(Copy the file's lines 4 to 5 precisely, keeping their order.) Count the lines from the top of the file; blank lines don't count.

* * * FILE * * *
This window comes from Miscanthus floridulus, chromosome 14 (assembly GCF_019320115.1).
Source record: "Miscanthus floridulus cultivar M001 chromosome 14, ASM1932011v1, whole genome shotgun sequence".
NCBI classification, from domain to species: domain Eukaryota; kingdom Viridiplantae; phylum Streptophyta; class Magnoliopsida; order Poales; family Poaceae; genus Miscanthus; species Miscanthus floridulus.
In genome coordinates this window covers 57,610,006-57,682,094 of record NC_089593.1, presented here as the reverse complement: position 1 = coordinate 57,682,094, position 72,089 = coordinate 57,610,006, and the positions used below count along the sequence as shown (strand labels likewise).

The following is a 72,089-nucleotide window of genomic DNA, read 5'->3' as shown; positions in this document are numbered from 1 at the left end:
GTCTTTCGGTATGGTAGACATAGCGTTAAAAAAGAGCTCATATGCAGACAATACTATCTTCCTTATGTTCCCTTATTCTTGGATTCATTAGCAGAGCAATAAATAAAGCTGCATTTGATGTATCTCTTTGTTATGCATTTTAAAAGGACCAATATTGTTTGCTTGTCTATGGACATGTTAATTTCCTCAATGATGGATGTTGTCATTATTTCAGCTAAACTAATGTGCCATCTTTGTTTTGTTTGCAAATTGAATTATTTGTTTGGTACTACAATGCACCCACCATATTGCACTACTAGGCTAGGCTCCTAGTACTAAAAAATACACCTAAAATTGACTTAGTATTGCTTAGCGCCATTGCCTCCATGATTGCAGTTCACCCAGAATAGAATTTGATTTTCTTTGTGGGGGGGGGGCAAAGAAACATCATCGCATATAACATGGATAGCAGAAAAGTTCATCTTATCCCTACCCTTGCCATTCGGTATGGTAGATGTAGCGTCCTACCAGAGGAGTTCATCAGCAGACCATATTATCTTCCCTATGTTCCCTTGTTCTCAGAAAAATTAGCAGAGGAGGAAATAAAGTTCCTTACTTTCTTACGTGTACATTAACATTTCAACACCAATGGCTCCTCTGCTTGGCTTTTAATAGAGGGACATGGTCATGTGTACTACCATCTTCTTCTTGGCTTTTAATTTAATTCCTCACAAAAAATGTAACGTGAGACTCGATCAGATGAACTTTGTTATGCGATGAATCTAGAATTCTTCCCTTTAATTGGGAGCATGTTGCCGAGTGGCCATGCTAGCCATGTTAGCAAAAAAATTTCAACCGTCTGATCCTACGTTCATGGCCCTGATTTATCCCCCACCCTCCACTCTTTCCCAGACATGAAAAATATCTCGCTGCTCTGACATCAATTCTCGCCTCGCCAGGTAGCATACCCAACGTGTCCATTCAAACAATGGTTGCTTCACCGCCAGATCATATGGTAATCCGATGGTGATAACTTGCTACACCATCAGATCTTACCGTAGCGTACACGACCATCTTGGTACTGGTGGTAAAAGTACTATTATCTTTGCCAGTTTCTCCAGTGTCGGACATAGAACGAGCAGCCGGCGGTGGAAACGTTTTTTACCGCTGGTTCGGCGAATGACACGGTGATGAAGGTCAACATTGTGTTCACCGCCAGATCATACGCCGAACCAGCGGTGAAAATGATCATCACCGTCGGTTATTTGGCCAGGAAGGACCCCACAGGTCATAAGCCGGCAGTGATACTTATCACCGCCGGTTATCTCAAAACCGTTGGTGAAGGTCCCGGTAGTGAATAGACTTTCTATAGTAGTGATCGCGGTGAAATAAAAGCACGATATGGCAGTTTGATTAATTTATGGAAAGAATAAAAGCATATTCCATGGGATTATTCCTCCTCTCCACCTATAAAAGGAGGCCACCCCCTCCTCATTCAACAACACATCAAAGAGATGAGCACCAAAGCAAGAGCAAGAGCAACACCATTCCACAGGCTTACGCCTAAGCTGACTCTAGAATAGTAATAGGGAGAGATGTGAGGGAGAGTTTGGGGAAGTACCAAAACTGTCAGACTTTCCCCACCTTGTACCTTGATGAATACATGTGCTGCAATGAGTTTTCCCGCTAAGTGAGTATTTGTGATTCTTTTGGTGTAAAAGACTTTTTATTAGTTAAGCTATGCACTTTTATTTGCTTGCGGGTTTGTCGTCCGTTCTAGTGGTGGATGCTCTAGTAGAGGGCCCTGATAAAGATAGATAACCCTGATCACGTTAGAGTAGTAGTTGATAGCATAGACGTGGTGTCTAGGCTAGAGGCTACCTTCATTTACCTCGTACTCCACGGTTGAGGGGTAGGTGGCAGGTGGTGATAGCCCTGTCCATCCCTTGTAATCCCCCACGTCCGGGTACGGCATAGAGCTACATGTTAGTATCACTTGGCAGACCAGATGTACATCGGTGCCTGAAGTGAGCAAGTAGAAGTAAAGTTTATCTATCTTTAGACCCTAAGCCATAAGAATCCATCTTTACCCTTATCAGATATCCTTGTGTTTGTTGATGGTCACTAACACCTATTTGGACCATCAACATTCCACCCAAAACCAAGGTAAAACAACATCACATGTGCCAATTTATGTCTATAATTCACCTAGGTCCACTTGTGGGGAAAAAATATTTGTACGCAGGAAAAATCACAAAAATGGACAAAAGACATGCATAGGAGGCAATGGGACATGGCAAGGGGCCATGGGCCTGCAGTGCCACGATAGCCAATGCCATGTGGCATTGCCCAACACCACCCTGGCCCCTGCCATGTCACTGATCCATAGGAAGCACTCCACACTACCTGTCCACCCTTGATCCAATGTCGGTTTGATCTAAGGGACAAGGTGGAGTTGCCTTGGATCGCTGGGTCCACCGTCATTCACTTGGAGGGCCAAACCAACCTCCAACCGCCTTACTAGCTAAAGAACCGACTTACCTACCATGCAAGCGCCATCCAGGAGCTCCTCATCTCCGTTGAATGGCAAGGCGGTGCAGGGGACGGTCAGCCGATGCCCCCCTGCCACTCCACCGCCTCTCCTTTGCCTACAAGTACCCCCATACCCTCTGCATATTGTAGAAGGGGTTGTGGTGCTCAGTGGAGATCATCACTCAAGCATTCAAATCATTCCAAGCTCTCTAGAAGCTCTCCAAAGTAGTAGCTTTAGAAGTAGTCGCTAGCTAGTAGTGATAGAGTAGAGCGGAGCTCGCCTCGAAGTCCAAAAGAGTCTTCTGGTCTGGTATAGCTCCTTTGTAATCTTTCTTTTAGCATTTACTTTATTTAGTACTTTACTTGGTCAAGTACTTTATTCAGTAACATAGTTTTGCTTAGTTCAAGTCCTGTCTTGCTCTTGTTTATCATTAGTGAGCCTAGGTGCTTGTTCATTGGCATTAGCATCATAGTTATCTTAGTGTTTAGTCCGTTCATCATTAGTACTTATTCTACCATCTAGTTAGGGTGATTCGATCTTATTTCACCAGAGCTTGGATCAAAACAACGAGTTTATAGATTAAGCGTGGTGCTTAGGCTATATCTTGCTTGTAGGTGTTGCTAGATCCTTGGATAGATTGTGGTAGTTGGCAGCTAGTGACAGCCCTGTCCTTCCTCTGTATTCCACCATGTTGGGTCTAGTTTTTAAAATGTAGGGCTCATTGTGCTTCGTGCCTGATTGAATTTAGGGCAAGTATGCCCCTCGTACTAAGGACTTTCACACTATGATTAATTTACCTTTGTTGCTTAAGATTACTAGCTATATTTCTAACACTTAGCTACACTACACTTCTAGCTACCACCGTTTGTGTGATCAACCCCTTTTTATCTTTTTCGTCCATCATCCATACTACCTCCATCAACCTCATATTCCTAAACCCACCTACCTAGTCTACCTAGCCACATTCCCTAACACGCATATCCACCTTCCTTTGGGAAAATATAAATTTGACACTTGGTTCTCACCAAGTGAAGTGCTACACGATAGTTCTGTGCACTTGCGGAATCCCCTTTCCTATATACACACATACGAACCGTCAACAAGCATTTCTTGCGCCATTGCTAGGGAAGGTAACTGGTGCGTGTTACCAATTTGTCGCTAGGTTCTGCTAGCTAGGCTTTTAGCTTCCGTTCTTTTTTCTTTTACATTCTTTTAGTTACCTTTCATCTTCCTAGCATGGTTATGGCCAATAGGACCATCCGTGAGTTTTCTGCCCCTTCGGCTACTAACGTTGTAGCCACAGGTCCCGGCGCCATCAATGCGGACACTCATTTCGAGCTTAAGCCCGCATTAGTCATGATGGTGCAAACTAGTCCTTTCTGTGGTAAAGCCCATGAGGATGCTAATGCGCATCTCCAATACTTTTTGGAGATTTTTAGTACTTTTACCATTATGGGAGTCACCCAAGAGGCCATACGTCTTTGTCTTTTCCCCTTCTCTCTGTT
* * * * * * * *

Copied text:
In genome coordinates this window covers 57,610,006-57,682,094 of record NC_089593.1, presented here as the reverse complement: position 1 = coordinate 57,682,094, position 72,089 = coordinate 57,610,006, and the positions used below count along the sequence as shown (strand labels likewise).

The following is a 72,089-nucleotide window of genomic DNA, read 5'->3' as shown; positions in this document are numbered from 1 at the left end: